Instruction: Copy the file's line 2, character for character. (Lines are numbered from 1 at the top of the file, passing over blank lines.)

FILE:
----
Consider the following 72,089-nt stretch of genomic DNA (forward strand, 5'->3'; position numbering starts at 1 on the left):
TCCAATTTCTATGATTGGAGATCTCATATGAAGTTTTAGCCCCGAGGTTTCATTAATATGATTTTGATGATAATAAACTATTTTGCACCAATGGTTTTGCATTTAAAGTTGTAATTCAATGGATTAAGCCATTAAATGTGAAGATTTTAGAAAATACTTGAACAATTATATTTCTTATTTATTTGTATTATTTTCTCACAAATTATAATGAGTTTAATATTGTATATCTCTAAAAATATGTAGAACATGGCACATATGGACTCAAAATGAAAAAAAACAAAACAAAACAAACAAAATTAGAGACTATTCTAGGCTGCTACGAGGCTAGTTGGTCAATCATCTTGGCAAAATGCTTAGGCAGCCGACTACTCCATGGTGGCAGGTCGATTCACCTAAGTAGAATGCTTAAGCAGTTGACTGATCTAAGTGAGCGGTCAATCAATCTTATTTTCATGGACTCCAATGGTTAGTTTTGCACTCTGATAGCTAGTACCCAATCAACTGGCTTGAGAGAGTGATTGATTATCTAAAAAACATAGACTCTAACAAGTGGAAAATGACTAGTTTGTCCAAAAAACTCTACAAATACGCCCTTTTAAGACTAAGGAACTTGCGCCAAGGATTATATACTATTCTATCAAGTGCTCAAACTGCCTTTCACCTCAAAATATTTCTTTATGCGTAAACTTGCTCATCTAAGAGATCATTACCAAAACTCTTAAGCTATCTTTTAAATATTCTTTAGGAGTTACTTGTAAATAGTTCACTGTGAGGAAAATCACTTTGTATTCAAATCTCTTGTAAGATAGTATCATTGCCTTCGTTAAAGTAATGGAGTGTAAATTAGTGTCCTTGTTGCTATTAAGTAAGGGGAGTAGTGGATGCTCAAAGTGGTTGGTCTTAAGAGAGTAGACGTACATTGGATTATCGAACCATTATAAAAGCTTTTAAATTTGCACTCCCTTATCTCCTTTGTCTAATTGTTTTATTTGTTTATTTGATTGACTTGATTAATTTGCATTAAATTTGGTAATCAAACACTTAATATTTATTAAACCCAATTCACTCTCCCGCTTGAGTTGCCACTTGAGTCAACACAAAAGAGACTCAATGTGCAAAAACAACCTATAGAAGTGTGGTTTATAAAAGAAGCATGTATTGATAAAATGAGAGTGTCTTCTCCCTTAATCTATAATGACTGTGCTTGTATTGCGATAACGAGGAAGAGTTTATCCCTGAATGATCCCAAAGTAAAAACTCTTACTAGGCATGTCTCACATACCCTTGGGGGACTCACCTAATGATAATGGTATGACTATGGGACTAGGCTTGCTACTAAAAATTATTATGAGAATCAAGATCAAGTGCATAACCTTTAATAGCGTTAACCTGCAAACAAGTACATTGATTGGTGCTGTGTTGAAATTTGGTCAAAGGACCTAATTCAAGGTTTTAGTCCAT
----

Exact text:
TCCAATTTCTATGATTGGAGATCTCATATGAAGTTTTAGCCCCGAGGTTTCATTAATATGATTTTGATGATAATAAACTATTTTGCACCAATGGTTTTGCATTTAAAGTTGTAATTCAATGGATTAAGCCATTAAATGTGAAGATTTTAGAAAATACTTGAACAATTATATTTCTTATTTATTTGTATTATTTTCTCACAAATTATAATGAGTTTAATATTGTATATCTCTAAAAATATGTAGAACATGGCACATATGGACTCAAAATGAAAAAAAACAAAACAAAACAAACAAAATTAGAGACTATTCTAGGCTGCTACGAGGCTAGTTGGTCAATCATCTTGGCAAAATGCTTAGGCAGCCGACTACTCCATGGTGGCAGGTCGATTCACCTAAGTAGAATGCTTAAGCAGTTGACTGATCTAAGTGAGCGGTCAATCAATCTTATTTTCATGGACTCCAATGGTTAGTTTTGCACTCTGATAGCTAGTACCCAATCAACTGGCTTGAGAGAGTGATTGATTATCTAAAAAACATAGACTCTAACAAGTGGAAAATGACTAGTTTGTCCAAAAAACTCTACAAATACGCCCTTTTAAGACTAAGGAACTTGCGCCAAGGATTATATACTATTCTATCAAGTGCTCAAACTGCCTTTCACCTCAAAATATTTCTTTATGCGTAAACTTGCTCATCTAAGAGATCATTACCAAAACTCTTAAGCTATCTTTTAAATATTCTTTAGGAGTTACTTGTAAATAGTTCACTGTGAGGAAAATCACTTTGTATTCAAATCTCTTGTAAGATAGTATCATTGCCTTCGTTAAAGTAATGGAGTGTAAATTAGTGTCCTTGTTGCTATTAAGTAAGGGGAGTAGTGGATGCTCAAAGTGGTTGGTCTTAAGAGAGTAGACGTACATTGGATTATCGAACCATTATAAAAGCTTTTAAATTTGCACTCCCTTATCTCCTTTGTCTAATTGTTTTATTTGTTTATTTGATTGACTTGATTAATTTGCATTAAATTTGGTAATCAAACACTTAATATTTATTAAACCCAATTCACTCTCCCGCTTGAGTTGCCACTTGAGTCAACACAAAAGAGACTCAATGTGCAAAAACAACCTATAGAAGTGTGGTTTATAAAAGAAGCATGTATTGATAAAATGAGAGTGTCTTCTCCCTTAATCTATAATGACTGTGCTTGTATTGCGATAACGAGGAAGAGTTTATCCCTGAATGATCCCAAAGTAAAAACTCTTACTAGGCATGTCTCACATACCCTTGGGGGACTCACCTAATGATAATGGTATGACTATGGGACTAGGCTTGCTACTAAAAATTATTATGAGAATCAAGATCAAGTGCATAACCTTTAATAGCGTTAACCTGCAAACAAGTACATTGATTGGTGCTGTGTTGAAATTTGGTCAAAGGACCTAATTCAAGGTTTTAGTCCAT